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14 Abbreviations You Need to Know When Buying a Home

Mortgage terms to add to your vocabulary.


14 Abbreviations You Need to Know When Buying a Home


During the homebuying process, you’re likely to encounter a variety of terms and abbreviations that you may feel expected to know. While the internet loves its share of abbreviations (IYKYK), all this mortgage jargon can leave your head spinning. And when you’re buying a home, you don’t have time to be Googling every phrase that’s thrown at you. (LMGTFY instead.)


That’s why we created this cheat-sheet of common abbreviations you should know. Whether you’re a first-time or experienced buyer, keep this cheat-sheet handy JIC.



THE RATIOS
 

DTI

Debt-to-income ratio is a financial metric comparing your monthly debt payments to your monthly income, and lenders use it to assess a person’s ability to repay a loan. For example, a person with monthly debts averaging $1,700 and a gross monthly income of $6,000 has a debt-to-income ratio just over 28%.


LTV

Loan-to-value ratio is a metric that lenders use to compare your loan amount against the property value and assess the risk of offering you the loan. If a home is worth $300,000 and the loan amount is $250,000, the LTV ratio is 83%. A lower LTV is more favorable because it represents less risk to the lender.



WHAT'S IN A MORTGAGE PAYMENT?
 

MIP

A mortgage insurance premium is a type of insurance required of homeowners with FHA loans. MIP includes an upfront premium paid at closing and a monthly premium included in your mortgage payment. Mortgage insurance protects the lender in the event that the borrower falls behind on payments.


PMI

Private mortgage insurance is a type of insurance for conventional loans that gets added to your monthly payment. It is typically required when the down payment is less than 20%.


PITIA

Principal, interest, taxes, insurance, and assessments (like association dues) are the five components that make up the sum of a mortgage payment.



ALL ABOUT THAT RATE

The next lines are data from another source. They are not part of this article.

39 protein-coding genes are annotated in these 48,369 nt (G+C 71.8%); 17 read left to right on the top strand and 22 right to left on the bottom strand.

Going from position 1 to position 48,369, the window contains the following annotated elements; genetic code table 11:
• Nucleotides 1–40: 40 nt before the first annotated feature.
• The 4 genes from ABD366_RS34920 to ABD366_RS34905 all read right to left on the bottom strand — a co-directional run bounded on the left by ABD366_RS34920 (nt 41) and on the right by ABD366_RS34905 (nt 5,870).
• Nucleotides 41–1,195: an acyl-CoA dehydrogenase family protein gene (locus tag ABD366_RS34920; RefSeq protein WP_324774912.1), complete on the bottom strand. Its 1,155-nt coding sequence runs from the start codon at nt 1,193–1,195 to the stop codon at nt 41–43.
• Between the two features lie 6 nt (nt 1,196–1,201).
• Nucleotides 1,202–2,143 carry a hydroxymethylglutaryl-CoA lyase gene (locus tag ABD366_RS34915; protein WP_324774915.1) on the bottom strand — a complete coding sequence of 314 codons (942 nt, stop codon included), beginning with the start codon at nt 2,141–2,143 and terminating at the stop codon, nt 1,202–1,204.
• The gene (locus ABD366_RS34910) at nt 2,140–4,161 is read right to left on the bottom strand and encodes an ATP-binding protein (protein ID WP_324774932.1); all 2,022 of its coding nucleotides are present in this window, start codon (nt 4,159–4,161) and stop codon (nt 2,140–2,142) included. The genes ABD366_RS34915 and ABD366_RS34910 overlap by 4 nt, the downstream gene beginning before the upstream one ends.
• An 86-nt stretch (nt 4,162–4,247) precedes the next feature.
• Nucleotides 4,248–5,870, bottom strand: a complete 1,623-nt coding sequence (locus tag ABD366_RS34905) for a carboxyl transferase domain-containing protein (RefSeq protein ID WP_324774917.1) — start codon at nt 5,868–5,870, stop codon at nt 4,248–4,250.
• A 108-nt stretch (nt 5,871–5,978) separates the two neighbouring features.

ARM

An adjustable-rate mortgage is a home loan with a fixed interest rate for an introductory period of time that adjusts periodically thereafter based on prevailing market rates. The interest rate is typically lower during the introductory period.


FRM

A fixed-rate mortgage includes an interest rate that does not change over the life of the loan.


APR

The annual percentage rate is a calculation based on the total payments a buyer would make on a mortgage, including interest paid, closing costs, mortgage insurance, and other loan-related fees. Shown as a yearly percentage, it is a more complete measure of a loan’s cost than the interest rate alone.



GOVERNMENT-SPONSORED LOANS
 

FHA

A Federal Housing Administration loan is a home mortgage that is insured by the government and issued by a bank or other approved lender. You may be able to qualify for an FHA loan with a credit score as low as 500 or a down payment as little as 3.5% of the purchase price.


VA

Veterans Affairs loans are mortgages guaranteed by the U.S. Department of Veterans Affairs and are only available to eligible veterans, their spouses, and other beneficiaries. VA loans can offer generous terms, such as no down payment or mortgage insurance.


USDA

United States Department of Agriculture makes or guarantees loans to help low-income residents of rural areas who cannot obtain a conventional loan. Depending on qualifications, borrowers can potentially take out a mortgage at 100% of their home purchase price.


HFA

Housing Finance Agencies are state-sponsored entities that offer local residents assistance through a wide range of affordable housing and community development programs, such as down payment assistance.


Hot Tip:


Conventional loans, which aren’t government-backed, represent the majority of mortgage loans and may require a higher credit score and down payment than government-sponsored loans.



READ BEFORE YOU PROCEED
 

LE

A loan estimate is a document that provides the estimated costs for your loan. The lender must provide this information to the borrower within three business days of receiving a loan application.


CD

A closing disclosure form outlines the terms and costs of your mortgage and must be provided by the lender at least three business days before closing.

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